Planned Parenthood and The Gilded Hour

If you’ve read The Gilded Hour or have read anything about it, you know that the 19th century fight for access to information about birth control is a major theme. In fact, reproductive health was a major issue at the time. Doctors did sometimes end up in jail (and prison) for providing patients with information on how to prevent conception.  This subject is apparently still open to debate, as indicated by the current congressional inquiry on Planned Parenthood. 

From the day I first starting thinking about the plot and backstory for TGH, I wondered if people might dislike the novel or object to it because of the way contraception and abortion are handled.1 Though no one has come out to say it openly, on occasion I have got that impression.  So there are multiple questions: do some people dislike the novel for that reason, and if that’s the case,  will they say so, openly? And if not, why not?

Now I’m curious if anybody will speak up here. I won’t be surprised if no one is willing to grab this hot potato, but I’d sure sure be interested in your thoughts.

 

  1. I would say, for the record, that the issue in The Gilded Hour is not so much one of abortion as it is violence toward and control of women.

the film/book disconnect: My Sister’s Keeper

I believe I have said this before, but I can’t find it so I’ll repeat myself:

If you have a novel and you sell the film rights, you have to divorce yourself from the story. Because it isn’t your story anymore, and what’s up there on the screen has very little to do with you. Unless you’re John Irving and you can negotiate a role for yourself in writing the screenplay and the production.

If there’s a novel you adore and you hear that the film rights have been sold, then you have two choices (1) never see the film; (2) see the film and forget the book. Don’t compare the two. The film might be quite good, on its own.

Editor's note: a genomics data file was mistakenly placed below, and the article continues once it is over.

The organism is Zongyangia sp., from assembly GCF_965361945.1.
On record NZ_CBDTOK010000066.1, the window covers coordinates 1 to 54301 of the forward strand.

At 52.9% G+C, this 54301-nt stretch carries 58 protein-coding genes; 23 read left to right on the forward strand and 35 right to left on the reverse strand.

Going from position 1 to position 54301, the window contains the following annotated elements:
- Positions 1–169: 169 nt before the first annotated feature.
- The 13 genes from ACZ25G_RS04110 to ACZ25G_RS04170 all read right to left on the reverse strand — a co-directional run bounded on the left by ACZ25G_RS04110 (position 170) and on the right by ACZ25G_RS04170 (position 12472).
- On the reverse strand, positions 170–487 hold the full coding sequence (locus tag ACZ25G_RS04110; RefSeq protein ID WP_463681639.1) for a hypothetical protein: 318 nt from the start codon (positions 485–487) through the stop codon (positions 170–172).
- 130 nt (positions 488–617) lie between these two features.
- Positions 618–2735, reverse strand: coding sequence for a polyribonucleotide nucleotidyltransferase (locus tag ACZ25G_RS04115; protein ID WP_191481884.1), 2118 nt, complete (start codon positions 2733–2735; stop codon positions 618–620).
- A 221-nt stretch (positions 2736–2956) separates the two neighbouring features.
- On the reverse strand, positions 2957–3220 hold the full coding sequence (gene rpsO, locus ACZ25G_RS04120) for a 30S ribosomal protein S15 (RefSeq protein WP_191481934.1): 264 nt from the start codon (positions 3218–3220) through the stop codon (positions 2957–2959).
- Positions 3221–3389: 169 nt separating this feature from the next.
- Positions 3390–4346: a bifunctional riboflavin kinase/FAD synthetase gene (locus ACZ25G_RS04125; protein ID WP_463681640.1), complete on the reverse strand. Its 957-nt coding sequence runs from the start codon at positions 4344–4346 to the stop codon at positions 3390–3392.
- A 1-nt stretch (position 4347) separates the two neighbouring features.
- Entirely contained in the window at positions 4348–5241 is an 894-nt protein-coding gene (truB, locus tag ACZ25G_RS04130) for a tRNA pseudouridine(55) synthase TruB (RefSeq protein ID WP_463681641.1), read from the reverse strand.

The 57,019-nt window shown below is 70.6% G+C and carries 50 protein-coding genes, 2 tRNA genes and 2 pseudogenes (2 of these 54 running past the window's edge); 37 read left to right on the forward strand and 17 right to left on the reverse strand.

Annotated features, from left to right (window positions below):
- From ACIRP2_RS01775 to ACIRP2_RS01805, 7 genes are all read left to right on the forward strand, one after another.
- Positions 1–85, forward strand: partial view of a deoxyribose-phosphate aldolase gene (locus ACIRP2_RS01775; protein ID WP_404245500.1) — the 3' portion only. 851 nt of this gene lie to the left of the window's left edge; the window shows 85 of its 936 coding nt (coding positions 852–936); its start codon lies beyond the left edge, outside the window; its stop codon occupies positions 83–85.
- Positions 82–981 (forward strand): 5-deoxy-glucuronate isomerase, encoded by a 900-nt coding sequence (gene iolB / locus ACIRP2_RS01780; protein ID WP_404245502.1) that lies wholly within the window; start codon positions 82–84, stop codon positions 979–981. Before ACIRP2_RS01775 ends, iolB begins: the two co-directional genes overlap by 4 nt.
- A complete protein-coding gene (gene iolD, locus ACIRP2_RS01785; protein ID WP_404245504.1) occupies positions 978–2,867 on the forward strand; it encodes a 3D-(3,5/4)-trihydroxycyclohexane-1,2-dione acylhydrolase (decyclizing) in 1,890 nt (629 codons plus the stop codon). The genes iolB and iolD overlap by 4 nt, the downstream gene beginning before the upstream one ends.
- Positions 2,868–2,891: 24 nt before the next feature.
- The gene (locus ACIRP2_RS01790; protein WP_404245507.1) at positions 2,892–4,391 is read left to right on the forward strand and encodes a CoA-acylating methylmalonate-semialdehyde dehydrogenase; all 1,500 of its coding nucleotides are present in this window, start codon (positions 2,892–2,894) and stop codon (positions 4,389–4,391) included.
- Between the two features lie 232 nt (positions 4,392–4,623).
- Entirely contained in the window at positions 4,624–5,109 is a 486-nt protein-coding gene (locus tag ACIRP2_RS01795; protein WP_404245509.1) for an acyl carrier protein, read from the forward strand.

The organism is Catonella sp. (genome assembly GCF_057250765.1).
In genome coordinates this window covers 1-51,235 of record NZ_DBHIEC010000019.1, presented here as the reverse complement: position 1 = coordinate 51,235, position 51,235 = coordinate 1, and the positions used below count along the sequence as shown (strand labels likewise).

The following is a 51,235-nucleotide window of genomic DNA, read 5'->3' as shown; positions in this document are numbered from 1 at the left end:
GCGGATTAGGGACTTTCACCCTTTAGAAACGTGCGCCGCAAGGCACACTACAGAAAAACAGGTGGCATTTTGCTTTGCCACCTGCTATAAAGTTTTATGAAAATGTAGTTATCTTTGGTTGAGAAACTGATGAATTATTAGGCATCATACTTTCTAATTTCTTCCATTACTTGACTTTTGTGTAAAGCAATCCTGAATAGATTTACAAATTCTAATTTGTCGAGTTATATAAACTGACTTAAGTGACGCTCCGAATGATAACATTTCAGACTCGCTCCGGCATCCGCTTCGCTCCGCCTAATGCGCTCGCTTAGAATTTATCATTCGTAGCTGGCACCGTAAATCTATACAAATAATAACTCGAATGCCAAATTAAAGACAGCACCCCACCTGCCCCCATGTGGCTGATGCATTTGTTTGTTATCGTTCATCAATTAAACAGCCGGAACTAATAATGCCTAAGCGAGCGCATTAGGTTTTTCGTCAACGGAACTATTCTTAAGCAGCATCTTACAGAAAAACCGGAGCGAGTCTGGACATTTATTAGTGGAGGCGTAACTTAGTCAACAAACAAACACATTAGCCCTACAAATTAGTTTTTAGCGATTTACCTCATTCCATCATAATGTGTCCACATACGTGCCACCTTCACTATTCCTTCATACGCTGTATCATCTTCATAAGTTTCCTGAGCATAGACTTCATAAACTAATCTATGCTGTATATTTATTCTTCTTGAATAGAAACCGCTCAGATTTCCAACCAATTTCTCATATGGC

There are some novels which have translated to film very well: The Godfather, Angels and Insects, Brokeback Mountain, Lonesome Dove, the Shawshank Redemption, and The French Lieutenant’s Woman are some examples.  More often people are disappointed or even outraged by the changes to the story. I personally could not stop laughing all through the tv movie version of The Stand, I found it that bad.   And then there’s the ultimate example of wrong done to a good book: Beloved.

Jodi Picoult’s novels either work for me in a very big way, or not at all. I feel the same way about Anne Tyler, so she’s in good company. I liked My Sister’s Keeper a lot, and now the movie is out there. And I’m not going to see it (option one above), for a very specific reason.

The filmmaker reinterprets the story, of course.  A huge novel cannot be put on film unless the whole thing is taken apart and condensed. It is possible to do this and still keep some sense of the theme of the novel.  The French Lieutenant’s Woman (novel) has two endings, one very dark, the other happier. The filmmaker handled that by assigning one of those endings to the current-day actors who are making the movie (this is a movie about making a movie of The French Lieutenant’s Woman, you see) and the other to the fictional Victorian characters. I was very impressed. I still am, when I rewatch it.